11 x TABLE OF AUTHORITIES Continued Page Patty Gerstenblith, Associational Structures of Religious Organizations, 1995 B.Y.U. L. Rev. 439 (1995) Rachel Benson Gold et al., Next Steps for America s Family Planning Program: Leveraging the Potential of Medicaid and Title X in an Evolving Health Care System (2009) Rachel Jones, Beyond Birth Control: The Overlooked Benefits of Oral Contraceptive Pills (2011) Roscoe Pound, Visitatorial Jurisdiction over Corporations in Equity, 49 Harv. L. Rev. 369 (1935) Rute A. Pinhel, Exemptions From the Higher Education Licensing Process for Religious Colleges (2007) Sara Sills, Nat l Acad. of State Health Pol y, Cost-Effectiveness of Medicaid Family Planning Demonstrations (2007) Sidley, Austin, Brown & Wood, Religious Employer Exemptions: A State by State Guide, religious%20institutions%20practice%20group. pdf (last visited January 24, 2014) William Blackstone, Commentaries William N. Eskridge, Jr., Noah s Curse: How Religion Often Conflates Status, Belief, and Conduct to Resist Antidiscrimination Norms, 45 Ga. L. Rev. 657 (2011)... 24
12 1 INTERESTS OF THE AMICI These cases involve the intended reach of the federal Religious Freedom Restoration Act (RFRA), 42 U.S.C. 2000bb et seq. Construing RFRA to extend free-exercise rights to for-profit corporations would depart sharply from the fundamental state-law rule that a corporation s legal identity is separate and distinct from that of its shareholders or managers. Any such departure from this background norm is improper absent a clear expression of congressional intent. States have a strong interest in ensuring that RFRA and other federal statutes are not improperly read to displace, sub silentio, settled principles of state law that provide the presumptive backdrop for congressional action. Extending free-exercise rights under RFRA to for-profit corporations would also affect the States by calling into question the effective enforcement of important health care, antidiscrimination, and other protections for state residents under federal and state laws. Finally, States have their own compelling interests in promoting public health and gender equity. Many States have furthered these interests by expanding access to contraceptive services, in part through requirements that health plans include coverage for contraceptives. The federal Patient Protection and Affordable Care Act (ACA) and its coverage requirements for women s preventive services substantially advance these same goals. State initiatives
13 2 cannot be fully effective without the ACA s coverage requirement, which protects large numbers of state residents whose health plans the States cannot regulate because of the preemptive effect of other federal law. The States accordingly have a direct interest in ensuring that RFRA is not misconstrued to interfere with that requirement SUMMARY OF ARGUMENT The ACA and its implementing regulations relating to coverage of contraceptives seek to advance compelling interests in public health and gender equity while avoiding any undue interference with the free exercise of personal religious beliefs. As a general matter, they require that all health plans, including those provided by employers, cover FDA-approved contraceptives. They provide, however, a complete exemption for non-profit religious employers ; and other non-profit religious organizations need not provide coverage for contraceptives directly if they object to doing so. See generally Coverage of Certain Preventive Services Under the Affordable Care Act, 78 Fed. Reg. 39,870, 39,873-82, 39, (July 2, 2013) (preamble to final regulations adopted at 45 C.F.R ). In the cases now before the Court, private forprofit corporations argue that RFRA requires they be exempted from the ACA s contraceptive-coverage provision because of the personal religious beliefs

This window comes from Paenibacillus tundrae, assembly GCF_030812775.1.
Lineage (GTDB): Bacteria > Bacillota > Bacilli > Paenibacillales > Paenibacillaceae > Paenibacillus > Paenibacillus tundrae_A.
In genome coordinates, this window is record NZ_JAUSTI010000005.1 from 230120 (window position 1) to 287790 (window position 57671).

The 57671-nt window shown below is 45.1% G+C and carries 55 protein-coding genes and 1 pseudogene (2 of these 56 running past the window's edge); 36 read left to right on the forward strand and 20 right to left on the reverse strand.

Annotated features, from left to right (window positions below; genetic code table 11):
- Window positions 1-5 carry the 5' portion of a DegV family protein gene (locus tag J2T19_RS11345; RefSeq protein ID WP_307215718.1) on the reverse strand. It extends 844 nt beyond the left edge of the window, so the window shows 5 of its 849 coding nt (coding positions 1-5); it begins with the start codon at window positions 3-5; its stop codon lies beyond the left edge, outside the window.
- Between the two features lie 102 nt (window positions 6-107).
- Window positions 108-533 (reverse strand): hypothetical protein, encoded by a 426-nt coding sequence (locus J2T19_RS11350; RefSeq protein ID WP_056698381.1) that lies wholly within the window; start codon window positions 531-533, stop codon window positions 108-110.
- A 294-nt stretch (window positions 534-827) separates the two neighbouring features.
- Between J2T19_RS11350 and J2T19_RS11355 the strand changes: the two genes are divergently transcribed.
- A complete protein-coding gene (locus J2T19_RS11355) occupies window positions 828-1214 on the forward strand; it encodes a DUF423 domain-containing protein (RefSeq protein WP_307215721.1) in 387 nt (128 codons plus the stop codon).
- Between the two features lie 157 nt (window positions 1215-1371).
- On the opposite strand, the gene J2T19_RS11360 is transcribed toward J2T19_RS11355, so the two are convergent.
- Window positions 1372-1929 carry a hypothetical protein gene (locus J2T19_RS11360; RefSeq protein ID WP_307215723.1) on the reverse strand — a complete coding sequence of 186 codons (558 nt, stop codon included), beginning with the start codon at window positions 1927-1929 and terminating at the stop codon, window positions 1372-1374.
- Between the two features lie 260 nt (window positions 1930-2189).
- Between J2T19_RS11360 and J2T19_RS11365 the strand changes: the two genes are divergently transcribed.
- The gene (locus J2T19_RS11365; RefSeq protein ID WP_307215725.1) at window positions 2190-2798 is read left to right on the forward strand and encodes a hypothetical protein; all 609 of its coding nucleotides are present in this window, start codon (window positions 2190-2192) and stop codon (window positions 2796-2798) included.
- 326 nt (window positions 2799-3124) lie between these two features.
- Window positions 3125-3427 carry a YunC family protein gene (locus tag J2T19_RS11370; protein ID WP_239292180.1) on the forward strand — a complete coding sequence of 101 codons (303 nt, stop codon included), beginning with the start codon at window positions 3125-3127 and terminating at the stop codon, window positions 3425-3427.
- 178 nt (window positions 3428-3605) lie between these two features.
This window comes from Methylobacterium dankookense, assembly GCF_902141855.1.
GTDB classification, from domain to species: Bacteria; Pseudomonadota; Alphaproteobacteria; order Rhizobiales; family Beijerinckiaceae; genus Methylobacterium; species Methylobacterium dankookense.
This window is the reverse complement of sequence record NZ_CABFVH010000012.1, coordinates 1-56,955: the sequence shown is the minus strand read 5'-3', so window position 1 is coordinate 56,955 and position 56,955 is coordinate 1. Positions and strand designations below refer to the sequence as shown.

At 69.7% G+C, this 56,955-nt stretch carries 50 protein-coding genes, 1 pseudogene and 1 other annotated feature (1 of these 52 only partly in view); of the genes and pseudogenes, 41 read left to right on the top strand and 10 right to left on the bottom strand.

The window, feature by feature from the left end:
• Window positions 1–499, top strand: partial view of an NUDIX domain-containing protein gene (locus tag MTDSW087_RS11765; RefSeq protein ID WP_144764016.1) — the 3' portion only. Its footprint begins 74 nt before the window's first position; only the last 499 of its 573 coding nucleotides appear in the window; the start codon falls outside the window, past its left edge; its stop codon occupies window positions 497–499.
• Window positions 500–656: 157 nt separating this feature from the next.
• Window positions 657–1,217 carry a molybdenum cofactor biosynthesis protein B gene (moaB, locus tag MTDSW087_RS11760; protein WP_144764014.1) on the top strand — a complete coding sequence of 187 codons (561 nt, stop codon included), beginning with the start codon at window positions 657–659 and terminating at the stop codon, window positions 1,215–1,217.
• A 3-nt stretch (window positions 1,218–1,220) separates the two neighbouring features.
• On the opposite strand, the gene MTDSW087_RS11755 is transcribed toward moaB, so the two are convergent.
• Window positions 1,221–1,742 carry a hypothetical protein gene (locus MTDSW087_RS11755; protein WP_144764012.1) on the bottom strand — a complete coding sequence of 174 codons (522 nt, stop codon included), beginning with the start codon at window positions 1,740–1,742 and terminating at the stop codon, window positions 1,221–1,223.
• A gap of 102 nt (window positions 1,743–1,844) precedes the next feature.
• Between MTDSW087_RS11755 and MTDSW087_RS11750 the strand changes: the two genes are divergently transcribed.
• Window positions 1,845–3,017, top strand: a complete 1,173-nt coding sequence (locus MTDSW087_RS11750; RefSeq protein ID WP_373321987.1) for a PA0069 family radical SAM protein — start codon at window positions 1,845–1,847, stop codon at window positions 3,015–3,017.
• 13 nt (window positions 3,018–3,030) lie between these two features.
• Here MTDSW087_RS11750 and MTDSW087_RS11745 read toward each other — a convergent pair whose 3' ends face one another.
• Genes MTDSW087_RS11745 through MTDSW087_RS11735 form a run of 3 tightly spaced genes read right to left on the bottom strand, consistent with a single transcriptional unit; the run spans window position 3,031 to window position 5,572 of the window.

14 3 of their shareholders, directors, or managers. Construing RFRA to provide any such extended exemption would improperly disregard settled background principles of state law; threaten to undermine the enforcement of important protections afforded to all state residents under federal and state law; and directly threaten States ability to pursue their own compelling public interests. 1. Nothing in RFRA suggests any congressional intention to ignore or displace basic principles of state corporation law. The fundamental point of organizing a business in corporate form is to separate the legal identity of the business from that of its shareholders or managers. Interpreting RFRA to allow a for-profit business corporation to assert religious free-exercise rights based on the personal beliefs of some group of individual shareholders or managers would be a startling departure from that norm. Allowing individual shareholders to assert personal free-exercise rights as a basis for limiting public regulation of the corporation, despite the choice they previously made to hold and conduct their business in corporate form, would likewise require overriding settled principles of state corporate law. Disregarding the principle of separate legal identity would be especially problematic in the context of free-exercise rights. It is entirely unclear how courts, legislatures, or public administrators could appropriately attempt to ascertain what religious beliefs should be legally attributed to a for-profit corporation. Nor is it clear how one would decide which